This book was given to me by Rachel from Hello-Chelly!Starry Nights by Daisy Whitney
Published by Bloomsbury USA Childrens on September 3rd 2013
Seventeen-year-old Julien is a romantic—he loves spending his free time at the museum poring over the great works of the Impressionists. But one night, a peach falls out of a Cezanne, Degas ballerinas dance across the floor, and Julien is not hallucinating.
The art is reacting to a curse that trapped a beautiful girl, Clio, in a painting forever. Julien has a chance to free Clio and he can't help but fall in love with her. But love is a curse in its own right. And soon paintings begin to bleed and disappear. Together Julien and Clio must save the world's greatest art . . . at the expense of the greatest love they've ever known.
Like a master painter herself, Daisy Whitney brings inordinate talent and ingenuity to this romantic, suspenseful, and sophisticated new novel. A beautifully decorated package makes it a must-own in print.
This was my first time reading a book that had Art as a main theme. So I can’t really say whether this book is really original in its kind or whether the premises of this book have been used before. What I can say is that when I read the synopsis I became interested right away.
I’ve always had art classes in school, so I think it is fair to say that yes I do love art. Now, I wont turn my blog in to one big discussion with myself on which art I like and which art I don’t, because if I do this post won’t ever be finished since of course all of that is totally up to the taste of one individual person. I do think that Daisy Whitney has made art more approachable for lots of people with the way she describes them coming alive in the museum after dark is beautiful! The description of the sick paintings is very well done as well, the imagery is great! It is because of these vivid descriptions that made it so easy to fall in love with the paintings.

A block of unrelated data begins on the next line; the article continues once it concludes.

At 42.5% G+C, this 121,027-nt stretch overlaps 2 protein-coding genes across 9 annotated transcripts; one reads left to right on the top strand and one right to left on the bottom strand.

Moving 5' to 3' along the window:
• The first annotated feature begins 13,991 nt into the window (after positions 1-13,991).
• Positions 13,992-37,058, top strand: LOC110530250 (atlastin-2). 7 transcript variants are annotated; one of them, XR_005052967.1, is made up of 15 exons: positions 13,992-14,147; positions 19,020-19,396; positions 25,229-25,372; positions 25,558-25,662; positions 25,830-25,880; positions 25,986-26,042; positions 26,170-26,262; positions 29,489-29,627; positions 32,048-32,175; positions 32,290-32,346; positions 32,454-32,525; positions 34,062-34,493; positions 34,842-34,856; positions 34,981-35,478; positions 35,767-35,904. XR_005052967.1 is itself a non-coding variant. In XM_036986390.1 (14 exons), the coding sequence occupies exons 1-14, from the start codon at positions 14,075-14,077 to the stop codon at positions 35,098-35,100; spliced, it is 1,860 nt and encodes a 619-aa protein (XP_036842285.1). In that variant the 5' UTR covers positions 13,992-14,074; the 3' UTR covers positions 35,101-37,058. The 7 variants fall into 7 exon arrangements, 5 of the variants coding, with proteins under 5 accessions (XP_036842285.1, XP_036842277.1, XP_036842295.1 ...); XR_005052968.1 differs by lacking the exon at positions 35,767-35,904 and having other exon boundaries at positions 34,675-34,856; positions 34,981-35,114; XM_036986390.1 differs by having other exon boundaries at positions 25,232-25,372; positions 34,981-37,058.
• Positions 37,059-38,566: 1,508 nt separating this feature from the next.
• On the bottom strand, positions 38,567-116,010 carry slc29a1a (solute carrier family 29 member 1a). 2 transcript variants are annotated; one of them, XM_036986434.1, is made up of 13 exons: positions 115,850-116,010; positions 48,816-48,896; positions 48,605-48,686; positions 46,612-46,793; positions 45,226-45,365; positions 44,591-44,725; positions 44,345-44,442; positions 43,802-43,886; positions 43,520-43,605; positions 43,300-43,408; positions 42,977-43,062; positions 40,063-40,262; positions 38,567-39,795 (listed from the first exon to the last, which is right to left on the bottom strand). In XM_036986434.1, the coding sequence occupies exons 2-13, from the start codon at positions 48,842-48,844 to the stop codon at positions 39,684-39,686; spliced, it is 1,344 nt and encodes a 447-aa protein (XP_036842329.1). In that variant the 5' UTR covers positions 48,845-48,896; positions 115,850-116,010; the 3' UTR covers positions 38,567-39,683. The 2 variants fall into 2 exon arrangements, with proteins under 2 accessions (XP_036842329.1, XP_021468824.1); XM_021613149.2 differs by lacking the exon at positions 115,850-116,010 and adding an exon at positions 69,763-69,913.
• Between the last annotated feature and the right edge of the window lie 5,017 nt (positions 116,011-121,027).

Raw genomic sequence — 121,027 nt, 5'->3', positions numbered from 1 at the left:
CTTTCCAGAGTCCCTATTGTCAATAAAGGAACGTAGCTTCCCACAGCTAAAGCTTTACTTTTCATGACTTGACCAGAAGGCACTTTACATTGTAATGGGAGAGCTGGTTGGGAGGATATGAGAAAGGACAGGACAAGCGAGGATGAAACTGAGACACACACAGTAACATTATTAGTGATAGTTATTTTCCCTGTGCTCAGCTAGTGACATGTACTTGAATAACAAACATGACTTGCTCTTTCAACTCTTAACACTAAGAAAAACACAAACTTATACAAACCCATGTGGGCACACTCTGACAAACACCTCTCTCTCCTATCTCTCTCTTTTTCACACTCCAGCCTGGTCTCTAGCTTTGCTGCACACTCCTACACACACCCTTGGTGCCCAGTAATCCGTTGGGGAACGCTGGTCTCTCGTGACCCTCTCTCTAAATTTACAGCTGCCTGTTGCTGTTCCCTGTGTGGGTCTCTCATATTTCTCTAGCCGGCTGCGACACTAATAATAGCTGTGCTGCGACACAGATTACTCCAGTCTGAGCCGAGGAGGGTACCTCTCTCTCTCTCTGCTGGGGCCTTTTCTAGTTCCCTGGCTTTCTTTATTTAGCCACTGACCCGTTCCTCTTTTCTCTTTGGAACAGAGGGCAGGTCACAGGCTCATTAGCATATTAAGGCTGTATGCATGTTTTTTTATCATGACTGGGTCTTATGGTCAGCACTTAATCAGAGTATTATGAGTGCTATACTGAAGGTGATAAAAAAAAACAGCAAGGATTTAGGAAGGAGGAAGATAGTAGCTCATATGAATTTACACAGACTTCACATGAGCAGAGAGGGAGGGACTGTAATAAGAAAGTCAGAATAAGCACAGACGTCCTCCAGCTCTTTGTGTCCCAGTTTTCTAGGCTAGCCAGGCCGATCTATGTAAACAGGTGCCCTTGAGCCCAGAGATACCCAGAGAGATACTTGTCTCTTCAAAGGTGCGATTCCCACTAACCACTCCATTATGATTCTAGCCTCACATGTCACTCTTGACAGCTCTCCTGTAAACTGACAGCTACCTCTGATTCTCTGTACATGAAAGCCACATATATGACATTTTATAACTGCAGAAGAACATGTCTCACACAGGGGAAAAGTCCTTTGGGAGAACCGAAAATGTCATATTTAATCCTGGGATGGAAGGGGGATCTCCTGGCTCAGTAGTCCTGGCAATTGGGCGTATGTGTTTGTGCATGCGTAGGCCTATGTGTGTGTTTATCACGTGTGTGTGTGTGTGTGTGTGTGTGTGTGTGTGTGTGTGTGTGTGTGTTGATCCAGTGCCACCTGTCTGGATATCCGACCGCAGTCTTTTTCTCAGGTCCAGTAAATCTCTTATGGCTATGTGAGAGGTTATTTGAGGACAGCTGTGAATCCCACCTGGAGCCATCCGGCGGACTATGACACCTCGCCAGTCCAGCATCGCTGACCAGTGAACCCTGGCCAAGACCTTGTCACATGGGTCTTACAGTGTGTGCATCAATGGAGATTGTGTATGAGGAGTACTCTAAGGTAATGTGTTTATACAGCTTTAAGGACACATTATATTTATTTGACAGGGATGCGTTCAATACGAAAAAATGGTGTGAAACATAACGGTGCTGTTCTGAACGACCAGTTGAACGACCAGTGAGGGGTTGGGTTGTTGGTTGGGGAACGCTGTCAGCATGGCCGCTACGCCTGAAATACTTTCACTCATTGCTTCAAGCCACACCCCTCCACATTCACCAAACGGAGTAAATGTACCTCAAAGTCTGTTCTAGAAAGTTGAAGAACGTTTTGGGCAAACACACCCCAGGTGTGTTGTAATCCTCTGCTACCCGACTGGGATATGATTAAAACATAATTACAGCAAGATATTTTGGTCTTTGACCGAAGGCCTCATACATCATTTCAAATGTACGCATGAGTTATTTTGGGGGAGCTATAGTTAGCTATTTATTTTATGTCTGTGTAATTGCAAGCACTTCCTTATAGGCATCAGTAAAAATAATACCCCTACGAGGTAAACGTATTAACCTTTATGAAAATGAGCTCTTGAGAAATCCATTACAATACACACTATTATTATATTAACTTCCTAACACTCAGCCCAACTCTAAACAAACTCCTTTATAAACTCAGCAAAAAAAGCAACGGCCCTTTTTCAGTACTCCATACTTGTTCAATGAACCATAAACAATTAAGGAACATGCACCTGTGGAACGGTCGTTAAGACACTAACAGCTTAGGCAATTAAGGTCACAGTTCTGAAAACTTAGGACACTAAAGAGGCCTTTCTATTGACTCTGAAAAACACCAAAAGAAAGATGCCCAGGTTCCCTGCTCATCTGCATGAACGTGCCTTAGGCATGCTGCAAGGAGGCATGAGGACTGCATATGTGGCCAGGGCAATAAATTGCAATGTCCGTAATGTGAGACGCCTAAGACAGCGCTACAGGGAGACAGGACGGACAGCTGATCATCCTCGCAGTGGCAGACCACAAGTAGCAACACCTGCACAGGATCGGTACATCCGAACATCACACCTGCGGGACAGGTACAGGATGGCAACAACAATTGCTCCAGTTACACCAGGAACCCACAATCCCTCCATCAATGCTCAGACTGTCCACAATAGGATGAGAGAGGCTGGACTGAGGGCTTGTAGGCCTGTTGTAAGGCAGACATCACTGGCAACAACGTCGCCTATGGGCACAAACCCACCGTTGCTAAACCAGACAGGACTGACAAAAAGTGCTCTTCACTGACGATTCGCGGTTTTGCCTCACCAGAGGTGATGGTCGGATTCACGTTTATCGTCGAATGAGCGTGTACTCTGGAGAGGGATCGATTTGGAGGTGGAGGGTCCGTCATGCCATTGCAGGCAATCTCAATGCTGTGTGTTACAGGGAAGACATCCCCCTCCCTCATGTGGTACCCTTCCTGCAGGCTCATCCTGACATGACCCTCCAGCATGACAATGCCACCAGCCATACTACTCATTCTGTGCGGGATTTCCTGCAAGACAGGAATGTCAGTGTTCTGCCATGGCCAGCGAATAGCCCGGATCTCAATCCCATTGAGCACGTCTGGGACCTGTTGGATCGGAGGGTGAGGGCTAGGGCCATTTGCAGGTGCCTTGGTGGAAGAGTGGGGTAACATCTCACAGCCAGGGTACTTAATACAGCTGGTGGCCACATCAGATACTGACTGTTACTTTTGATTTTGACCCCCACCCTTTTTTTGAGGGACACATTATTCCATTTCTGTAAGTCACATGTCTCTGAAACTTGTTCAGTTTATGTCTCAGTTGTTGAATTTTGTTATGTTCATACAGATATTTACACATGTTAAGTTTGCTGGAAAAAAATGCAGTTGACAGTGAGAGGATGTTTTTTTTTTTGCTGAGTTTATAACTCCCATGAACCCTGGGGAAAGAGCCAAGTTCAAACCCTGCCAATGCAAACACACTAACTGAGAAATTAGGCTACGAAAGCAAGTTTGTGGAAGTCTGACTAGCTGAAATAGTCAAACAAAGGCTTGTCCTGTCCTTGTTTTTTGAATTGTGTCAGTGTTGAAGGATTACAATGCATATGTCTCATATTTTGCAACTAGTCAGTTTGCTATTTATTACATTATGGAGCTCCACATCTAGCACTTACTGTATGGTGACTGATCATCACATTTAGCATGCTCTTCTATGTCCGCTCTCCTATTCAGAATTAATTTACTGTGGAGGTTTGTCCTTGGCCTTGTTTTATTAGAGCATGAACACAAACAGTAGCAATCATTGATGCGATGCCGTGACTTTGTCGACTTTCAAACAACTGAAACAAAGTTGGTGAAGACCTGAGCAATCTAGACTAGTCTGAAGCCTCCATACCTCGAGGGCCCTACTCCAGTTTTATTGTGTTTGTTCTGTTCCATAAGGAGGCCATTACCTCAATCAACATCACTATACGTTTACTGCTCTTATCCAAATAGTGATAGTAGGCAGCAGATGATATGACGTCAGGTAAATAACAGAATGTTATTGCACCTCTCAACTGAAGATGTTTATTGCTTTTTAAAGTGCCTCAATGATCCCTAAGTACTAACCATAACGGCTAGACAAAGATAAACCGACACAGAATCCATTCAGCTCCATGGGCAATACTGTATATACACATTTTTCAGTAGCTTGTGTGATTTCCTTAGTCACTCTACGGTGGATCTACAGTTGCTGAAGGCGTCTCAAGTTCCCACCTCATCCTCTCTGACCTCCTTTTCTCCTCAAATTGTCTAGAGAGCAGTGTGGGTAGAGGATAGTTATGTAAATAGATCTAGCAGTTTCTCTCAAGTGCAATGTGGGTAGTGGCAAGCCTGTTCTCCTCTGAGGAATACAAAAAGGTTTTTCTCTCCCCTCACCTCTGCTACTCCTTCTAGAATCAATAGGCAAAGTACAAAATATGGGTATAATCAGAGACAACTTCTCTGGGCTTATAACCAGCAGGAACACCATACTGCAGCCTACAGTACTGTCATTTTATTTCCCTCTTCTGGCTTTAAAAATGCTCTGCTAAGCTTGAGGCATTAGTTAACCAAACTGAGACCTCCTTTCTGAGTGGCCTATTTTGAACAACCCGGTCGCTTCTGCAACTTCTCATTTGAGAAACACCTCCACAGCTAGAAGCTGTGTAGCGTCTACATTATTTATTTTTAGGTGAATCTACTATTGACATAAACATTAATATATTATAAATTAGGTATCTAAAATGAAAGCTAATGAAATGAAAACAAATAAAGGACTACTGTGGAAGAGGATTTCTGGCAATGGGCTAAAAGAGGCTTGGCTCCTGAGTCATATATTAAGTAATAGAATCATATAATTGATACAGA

The mythological aspect of this story, the muses, wasn’t what I was expecting at all! I didn’t dislike it though, eventually it kinda fit the story.
The characters were enjoyable, though I did like some of the minor characters -such as Bonheur- way more than the main characters. There wasn’t anything wrong with the main characters but I just appreciated how Bonheur was the odd one out, his personality was really colourful and his odd behaviour made me laugh.
This story take place in Paris, the city of love! Though from reading the story alone it could be just as easy in another city. I only know that it takes place in Paris because of the Eiffel tower being displayed on the cover. It was one of the things that I really missed while reading. Since I live in the Netherlands I’ve been to Paris myself and I would have liked for the city and views to be described some more. It just didn’t feel French to me in any way, and it definitely didn’t feel like Paris to me, while it is such a beautiful and vivid city!
The romantic aspect was were it turned bad for me. Julien and Clio fell in love a bit to quickly for my liking, quite a typical case of insta-love. It was very disappointing since the actual story about the paintings coming to life was great! Clio came out of the painting, they went on a date immediately when they don’t even know each other and fall in love. Just like that.
This insta-love is probably why I liked the main characters less as well. The insta-love had this effect that Julien and Clio had limited personality… This also resulted in me not really feeling the connection they were supposed to share. Julien just got out of this ‘bad’ breakup, and Clio had literally been stuck inside a painting for over a hundred year. So they were ‘meant’ to fall in love. It was like Clio just fell in love with the first boy she saw after coming out of that painting she had been trapped in. It just seemed forced and unreal to me.
Aside from all of this, the ending was completely cheesy. Which normally I don’t really mind if it fits the story! But the ending was just a little bit too convenient for my liking.
Overall this book was a bit of a disappointment. The idea and the framework was there, but the insta-love pretty much ruined it for me. I expected it to be a read that would be completely magical -You know the whole paintings coming to life in the night- but it turned out to be less. Not a horrible read, not at all! But nonetheless the expectations I had in advance were severely crushed in some aspects.